With the re-signing of DeAngelo Williams, the Carolina Panthers no longer need a running back.  Neither do the Buffalo Bills, Cleveland Browns or the New Orleans Saints.

    Although Bradshaw will still be looking for a major deal, his best option might only be with the Giants.  Jacobs has already agreed to restructure his contract, in order to help the team obtain Bradshaw. 

    It's time he learns something from his teammate. He'll certainly be better off.    

Health Is Not a Concern

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    He's 100 percent healthy.

    That's not what I know or think.

    Entering this season, that is what Bradshaw is saying after undergoing surgery to clean out his left ankle.

    Bradshaw stated before the surgery, "It was something that bothered me.  It wasn't a big factor unless someone really got a hold of it. It was really no problem because I could fight through it and I'd been fighting through it for years. I'm just ready to get it fixed." (espn.com)

    Now that his ankle is repaired, Bradshaw has to prove on the gridiron, that he's ready to go. 

    And if he is healthy, it'll be great to have him back. 

Don't Judge a Book by Its Cover

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    It's no secret Bradshaw is one of the most versatile running backs in the NFL.

    So at 5'9", 198 pounds, Bradshaw possesses a great combination of speed and power. He has the ability to run through, or around defenders, while turning short-runs into massive gains.

    Not only is Bradshaw a bruiser of a running back, he also has the ability to catch the ball out of the backfield, while being targeted 58 times by Eli Manning last season, en route to establishing a career high in receptions (47) and receiving yards (314).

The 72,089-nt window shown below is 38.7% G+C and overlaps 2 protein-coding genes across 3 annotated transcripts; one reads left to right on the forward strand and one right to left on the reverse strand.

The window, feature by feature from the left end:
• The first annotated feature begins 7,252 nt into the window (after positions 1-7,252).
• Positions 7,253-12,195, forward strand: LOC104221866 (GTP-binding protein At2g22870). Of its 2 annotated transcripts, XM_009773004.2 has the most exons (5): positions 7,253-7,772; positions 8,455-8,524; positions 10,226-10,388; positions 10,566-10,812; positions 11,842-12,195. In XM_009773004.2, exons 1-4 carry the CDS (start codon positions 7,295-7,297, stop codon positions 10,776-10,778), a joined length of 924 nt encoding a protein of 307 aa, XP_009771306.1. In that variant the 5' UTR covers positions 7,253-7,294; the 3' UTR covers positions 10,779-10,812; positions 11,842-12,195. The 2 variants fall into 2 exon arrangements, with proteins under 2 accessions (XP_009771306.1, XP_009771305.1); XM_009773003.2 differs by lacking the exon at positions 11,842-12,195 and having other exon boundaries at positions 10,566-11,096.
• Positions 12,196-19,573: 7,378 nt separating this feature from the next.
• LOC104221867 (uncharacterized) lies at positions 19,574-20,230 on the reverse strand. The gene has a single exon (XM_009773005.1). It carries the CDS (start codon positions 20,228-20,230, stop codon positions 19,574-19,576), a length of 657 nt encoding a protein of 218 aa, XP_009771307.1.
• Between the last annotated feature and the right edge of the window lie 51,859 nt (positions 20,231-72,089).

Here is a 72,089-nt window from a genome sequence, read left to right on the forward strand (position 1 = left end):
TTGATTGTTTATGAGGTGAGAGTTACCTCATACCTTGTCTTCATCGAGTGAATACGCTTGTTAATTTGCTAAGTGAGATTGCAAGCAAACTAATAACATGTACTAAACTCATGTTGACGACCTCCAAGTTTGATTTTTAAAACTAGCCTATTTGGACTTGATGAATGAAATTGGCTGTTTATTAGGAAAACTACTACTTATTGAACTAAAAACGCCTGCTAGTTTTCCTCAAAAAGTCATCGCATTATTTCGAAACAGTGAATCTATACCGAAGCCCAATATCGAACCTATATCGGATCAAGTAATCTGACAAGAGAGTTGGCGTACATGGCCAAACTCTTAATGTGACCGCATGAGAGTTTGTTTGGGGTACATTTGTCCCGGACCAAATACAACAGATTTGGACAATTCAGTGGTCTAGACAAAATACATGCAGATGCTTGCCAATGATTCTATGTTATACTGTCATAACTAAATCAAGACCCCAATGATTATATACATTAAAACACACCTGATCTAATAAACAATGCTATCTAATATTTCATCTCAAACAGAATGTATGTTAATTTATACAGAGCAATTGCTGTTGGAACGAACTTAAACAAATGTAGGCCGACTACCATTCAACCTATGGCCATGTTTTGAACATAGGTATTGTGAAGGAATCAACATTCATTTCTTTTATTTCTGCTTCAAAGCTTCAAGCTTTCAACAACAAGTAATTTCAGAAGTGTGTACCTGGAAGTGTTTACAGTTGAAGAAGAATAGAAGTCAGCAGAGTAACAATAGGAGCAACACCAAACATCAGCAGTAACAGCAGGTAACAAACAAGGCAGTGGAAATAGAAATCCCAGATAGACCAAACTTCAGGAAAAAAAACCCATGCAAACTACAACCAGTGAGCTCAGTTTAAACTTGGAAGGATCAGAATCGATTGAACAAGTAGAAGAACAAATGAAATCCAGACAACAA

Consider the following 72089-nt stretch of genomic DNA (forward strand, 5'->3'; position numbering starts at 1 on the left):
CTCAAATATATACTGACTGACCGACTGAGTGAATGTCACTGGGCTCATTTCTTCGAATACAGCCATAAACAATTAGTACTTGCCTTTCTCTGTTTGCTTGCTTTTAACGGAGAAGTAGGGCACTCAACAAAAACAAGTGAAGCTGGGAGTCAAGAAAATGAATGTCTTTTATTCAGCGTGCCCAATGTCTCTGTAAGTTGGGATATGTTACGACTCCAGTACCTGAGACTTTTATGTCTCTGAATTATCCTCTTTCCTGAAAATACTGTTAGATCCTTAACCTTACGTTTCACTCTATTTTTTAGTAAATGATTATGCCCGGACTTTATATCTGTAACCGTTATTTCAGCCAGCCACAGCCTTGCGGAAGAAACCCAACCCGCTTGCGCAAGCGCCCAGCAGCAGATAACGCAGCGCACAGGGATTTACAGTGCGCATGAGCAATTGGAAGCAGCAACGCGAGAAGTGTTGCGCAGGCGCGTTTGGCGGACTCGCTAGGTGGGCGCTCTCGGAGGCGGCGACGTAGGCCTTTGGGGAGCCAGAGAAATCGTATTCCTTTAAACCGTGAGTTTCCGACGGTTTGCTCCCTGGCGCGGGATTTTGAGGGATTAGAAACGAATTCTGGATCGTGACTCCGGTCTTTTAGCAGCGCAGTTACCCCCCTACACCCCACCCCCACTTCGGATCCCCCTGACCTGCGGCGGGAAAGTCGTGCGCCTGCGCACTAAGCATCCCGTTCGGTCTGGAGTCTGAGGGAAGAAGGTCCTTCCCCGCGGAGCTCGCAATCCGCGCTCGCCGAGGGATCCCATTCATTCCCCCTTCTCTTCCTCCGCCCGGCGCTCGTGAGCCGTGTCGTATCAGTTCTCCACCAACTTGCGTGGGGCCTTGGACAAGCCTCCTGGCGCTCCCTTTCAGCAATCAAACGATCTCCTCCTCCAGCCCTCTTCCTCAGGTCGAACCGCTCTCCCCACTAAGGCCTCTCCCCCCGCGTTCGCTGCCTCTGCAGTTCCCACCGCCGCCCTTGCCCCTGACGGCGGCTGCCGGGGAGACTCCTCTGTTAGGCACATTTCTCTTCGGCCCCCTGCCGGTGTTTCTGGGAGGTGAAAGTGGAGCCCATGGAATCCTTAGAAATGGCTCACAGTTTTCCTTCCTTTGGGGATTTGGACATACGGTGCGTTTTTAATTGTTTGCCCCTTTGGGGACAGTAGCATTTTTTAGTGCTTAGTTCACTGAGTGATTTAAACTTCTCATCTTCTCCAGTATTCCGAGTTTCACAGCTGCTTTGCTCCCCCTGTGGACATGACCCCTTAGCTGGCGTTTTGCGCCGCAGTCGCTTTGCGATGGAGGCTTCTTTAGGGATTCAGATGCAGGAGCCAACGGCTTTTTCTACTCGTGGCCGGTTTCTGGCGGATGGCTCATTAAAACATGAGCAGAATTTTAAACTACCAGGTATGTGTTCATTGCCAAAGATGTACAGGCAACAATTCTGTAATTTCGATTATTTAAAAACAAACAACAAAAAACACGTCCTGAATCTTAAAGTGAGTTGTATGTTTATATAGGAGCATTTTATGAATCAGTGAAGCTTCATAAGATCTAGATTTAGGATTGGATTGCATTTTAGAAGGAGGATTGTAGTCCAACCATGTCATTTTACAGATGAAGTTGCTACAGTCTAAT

Beginning his career as punt returner and a third down option, behind Jacobs, current Houston Texans running back Derrick Ward, and Ruben Droughns, through injuries to teammates, displaying his ability to break tackles, and being very good out of the backfield, Bradshaw went from bench player to starter in only a few seasons.

    He might not have the build of a Chris Johnson or Adrian Peterson, but he can certainly play with the best of them.

There's No One Else

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    Entering this offseason, due to the lack of running backs available on the free-agent market, Bradshaw was already a big fish in a small pond.

    Well, NFL teams might be experience a running back drought, now that DeAngelo Williams, Darren Sproles, Willis McGahee have all been signed, and 30-year old veteran Ronnie Brown is one of the few running backs still available. 

    If the Giants want to contend in 2011, they must re-sign Bradshaw.  There is no one else on the roster to replace him.  Not Da'Rel Scott.  Not D.J. Ware or anyone else the Giants might sign if Bradshaw gets away. 

    A season ago, the Giants were an underachieving 10-win team, en route to missing the playoffs.  If they want to underachieve again, don't offer Bradshaw a new contract, but if they want to play meaningful December football, Bradshaw must be on the roster when the season begins.

    Let's hope general manager Jerry Reese realizes this.